Nonviolence in Palestine

April 11, 2001

A terrified boy huddles in his father’s arms moments before an Israeli bullet kills him; a baby girl sits smiling in a stroller moments before a Palestinian bullet extinguishes her life. These are but two recent reports of the violence that blights life in the land where the Prince of Peace once called humanity to follow him. Yet while the news media are dominated by accounts of violence, a chorus of voices speaking for another way is gaining momentum. Both Palestinians and Israeli peace activists are demonstrating peacefully against the closure of Palestinian areas. And more and more Palestinians are urging their people to turn away from violent actions and to rely on methods of nonviolent resistance to end Israel’s military occupation of Palestinian territories. Over the past few weeks, peaceful Palestinian marches and demonstrations against the occupation have been organized in Gaza, Ramallah, Bethlehem, Nablus and Jenin.

The Palestinian Christian community especially has been strong in its commitment to nonviolent resistance, though many Muslim Palestinians join them in this. And nonviolent action is already a staple of Israelis who oppose their government’s harsh treatment of the Palestinians, though their efforts are almost never mentioned in the American media.

But a campaign of nonviolence costs the Palestinians far more than it does the Israeli demonstrators who support them, as recent protests make clear. When a small group of Palestinian women marched between two Israeli checkpoints, Israeli soldiers fired stun grenades and rubber bullets at them, injuring five. When a group of Palestinian protesters tried to fill in the moat the Israeli Defense Forces had dug across an essential road connecting villages to Ramallah, soldiers fired live ammunition at them, killing a 27-year-old bystander. But when 200 Jewish Israeli demonstrators tried to end the closure of a road near the Palestinian village of Rantis by tearing at the barricade with shovels and pickaxes, the army and police merely looked on. Death and injury face Palestinian protesters. The worst threat Israeli protesters face is being ignored by the media.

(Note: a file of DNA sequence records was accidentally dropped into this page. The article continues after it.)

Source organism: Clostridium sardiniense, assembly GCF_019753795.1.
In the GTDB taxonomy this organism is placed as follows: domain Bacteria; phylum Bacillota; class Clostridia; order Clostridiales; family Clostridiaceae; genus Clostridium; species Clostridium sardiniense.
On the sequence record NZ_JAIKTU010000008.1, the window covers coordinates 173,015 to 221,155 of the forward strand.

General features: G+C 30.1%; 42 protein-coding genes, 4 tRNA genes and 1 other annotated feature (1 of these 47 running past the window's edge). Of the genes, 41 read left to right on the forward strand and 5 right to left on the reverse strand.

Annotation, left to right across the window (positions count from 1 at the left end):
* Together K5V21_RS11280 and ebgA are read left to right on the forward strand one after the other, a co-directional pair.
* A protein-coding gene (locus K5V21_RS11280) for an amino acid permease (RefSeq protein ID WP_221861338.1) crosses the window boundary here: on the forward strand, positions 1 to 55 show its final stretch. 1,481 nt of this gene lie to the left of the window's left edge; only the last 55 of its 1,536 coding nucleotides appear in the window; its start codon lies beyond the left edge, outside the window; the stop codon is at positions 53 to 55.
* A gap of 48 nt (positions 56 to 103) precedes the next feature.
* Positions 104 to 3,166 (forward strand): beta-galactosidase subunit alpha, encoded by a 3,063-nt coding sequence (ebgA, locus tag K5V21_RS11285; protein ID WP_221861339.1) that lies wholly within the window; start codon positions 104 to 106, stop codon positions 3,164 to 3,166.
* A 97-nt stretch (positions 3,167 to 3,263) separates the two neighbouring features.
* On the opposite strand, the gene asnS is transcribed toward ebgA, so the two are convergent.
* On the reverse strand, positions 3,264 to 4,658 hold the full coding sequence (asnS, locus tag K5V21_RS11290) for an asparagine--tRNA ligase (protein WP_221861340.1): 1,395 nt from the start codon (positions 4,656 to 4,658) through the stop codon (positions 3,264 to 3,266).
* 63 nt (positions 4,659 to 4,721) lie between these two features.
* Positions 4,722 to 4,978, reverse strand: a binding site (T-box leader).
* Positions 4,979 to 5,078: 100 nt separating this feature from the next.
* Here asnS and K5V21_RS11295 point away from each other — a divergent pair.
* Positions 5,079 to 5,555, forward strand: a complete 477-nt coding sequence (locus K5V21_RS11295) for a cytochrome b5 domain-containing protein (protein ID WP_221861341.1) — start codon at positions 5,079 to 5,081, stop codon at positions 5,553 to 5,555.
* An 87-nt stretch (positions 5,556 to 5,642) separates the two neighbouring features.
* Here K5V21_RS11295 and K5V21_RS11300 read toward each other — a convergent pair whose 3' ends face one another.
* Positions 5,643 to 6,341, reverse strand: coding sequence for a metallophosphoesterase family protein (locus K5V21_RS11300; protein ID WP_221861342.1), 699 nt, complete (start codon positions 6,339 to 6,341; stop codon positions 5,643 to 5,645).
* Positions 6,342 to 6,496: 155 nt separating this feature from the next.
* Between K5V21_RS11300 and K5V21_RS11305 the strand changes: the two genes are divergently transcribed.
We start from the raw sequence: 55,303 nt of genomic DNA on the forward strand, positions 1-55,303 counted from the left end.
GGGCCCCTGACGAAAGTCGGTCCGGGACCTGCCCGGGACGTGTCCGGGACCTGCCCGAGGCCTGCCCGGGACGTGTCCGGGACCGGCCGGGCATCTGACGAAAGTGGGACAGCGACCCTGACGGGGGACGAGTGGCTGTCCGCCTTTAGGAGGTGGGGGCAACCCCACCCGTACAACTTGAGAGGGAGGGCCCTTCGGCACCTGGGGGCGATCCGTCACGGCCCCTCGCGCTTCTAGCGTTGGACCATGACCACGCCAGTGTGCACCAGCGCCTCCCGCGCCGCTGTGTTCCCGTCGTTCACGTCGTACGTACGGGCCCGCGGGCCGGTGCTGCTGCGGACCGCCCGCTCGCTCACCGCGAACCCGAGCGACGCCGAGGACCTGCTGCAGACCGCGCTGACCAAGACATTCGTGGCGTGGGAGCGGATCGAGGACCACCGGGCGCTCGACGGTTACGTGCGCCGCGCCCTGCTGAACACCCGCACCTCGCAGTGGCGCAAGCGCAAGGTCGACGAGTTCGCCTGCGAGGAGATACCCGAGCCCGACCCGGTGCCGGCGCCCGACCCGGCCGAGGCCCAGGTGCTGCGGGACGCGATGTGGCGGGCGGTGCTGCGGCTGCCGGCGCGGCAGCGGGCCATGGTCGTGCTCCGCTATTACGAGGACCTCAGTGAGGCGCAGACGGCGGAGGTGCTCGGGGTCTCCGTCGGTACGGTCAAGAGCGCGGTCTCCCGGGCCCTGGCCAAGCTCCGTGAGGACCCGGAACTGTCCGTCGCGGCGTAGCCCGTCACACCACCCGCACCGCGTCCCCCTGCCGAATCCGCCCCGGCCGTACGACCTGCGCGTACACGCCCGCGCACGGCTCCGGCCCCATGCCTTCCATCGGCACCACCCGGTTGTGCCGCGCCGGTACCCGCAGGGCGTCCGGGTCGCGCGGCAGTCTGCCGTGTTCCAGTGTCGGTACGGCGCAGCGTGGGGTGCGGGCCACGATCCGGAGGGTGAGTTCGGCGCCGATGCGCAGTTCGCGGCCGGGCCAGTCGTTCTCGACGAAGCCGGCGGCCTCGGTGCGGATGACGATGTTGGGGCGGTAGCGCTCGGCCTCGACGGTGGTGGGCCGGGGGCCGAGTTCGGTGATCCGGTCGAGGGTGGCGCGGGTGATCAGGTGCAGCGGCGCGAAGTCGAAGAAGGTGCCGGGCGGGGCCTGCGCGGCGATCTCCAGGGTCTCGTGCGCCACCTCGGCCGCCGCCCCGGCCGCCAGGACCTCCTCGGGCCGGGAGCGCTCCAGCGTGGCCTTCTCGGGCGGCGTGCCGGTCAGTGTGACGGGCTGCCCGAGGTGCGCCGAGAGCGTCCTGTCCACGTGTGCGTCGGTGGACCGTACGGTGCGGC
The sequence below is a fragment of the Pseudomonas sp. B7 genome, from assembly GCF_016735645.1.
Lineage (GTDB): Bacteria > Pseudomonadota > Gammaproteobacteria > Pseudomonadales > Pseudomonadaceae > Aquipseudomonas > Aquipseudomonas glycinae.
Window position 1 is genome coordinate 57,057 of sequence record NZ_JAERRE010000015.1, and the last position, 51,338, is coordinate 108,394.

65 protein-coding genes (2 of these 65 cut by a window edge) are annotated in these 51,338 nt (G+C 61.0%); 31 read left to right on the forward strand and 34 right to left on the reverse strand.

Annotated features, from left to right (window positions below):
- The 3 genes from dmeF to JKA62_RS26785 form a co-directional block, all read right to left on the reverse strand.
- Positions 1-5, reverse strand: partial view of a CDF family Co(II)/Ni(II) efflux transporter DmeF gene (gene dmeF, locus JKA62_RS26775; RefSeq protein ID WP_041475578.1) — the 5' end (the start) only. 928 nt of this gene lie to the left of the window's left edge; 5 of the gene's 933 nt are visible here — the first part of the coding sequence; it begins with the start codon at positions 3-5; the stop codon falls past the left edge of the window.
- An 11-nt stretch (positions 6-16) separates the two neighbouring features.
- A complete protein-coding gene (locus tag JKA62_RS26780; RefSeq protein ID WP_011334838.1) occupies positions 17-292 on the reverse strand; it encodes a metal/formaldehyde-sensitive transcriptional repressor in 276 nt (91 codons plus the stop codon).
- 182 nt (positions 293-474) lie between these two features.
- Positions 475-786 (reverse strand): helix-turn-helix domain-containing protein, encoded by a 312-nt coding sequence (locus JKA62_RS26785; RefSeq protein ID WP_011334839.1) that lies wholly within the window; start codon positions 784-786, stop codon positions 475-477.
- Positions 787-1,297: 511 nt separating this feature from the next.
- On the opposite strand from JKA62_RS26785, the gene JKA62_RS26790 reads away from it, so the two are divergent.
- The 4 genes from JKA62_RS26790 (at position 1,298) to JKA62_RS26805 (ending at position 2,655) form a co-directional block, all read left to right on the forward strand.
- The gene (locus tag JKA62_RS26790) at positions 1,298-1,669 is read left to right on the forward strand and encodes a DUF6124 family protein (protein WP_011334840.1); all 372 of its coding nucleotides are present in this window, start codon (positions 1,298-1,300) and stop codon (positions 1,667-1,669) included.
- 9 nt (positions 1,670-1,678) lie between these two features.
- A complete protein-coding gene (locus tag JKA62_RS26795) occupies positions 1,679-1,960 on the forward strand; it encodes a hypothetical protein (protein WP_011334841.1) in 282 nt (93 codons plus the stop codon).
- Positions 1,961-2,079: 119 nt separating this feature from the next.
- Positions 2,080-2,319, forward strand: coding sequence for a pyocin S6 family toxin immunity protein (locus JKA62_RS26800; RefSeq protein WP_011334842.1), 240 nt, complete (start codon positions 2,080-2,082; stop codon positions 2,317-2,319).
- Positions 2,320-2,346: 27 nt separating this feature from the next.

To free oneself from a crushing military occupation requires a difficult struggle. To persist in keeping that struggle nonviolent, and to make nonviolence effective, people need the support of a concerned international community. As they did in helping the South African people in their campaign to end apartheid, American and European churchpeople must join this nonviolent struggle to bring an end to the injustice and oppression under which Palestinians suffer.

As the Palestinians’ already dire economic situation continues to worsen, they will especially need international financial support to keep clinics and schools functioning and food available to people whose livelihood has been destroyed by the closure of roads and the siege of towns and villages. Nonviolent resistance is costly—costly in its willingness to risk life and livelihood, costly in its refusal to give in to anger and hatred, costly in its demand for endurance. It can succeed only if the wider world community is willing to help pay the price.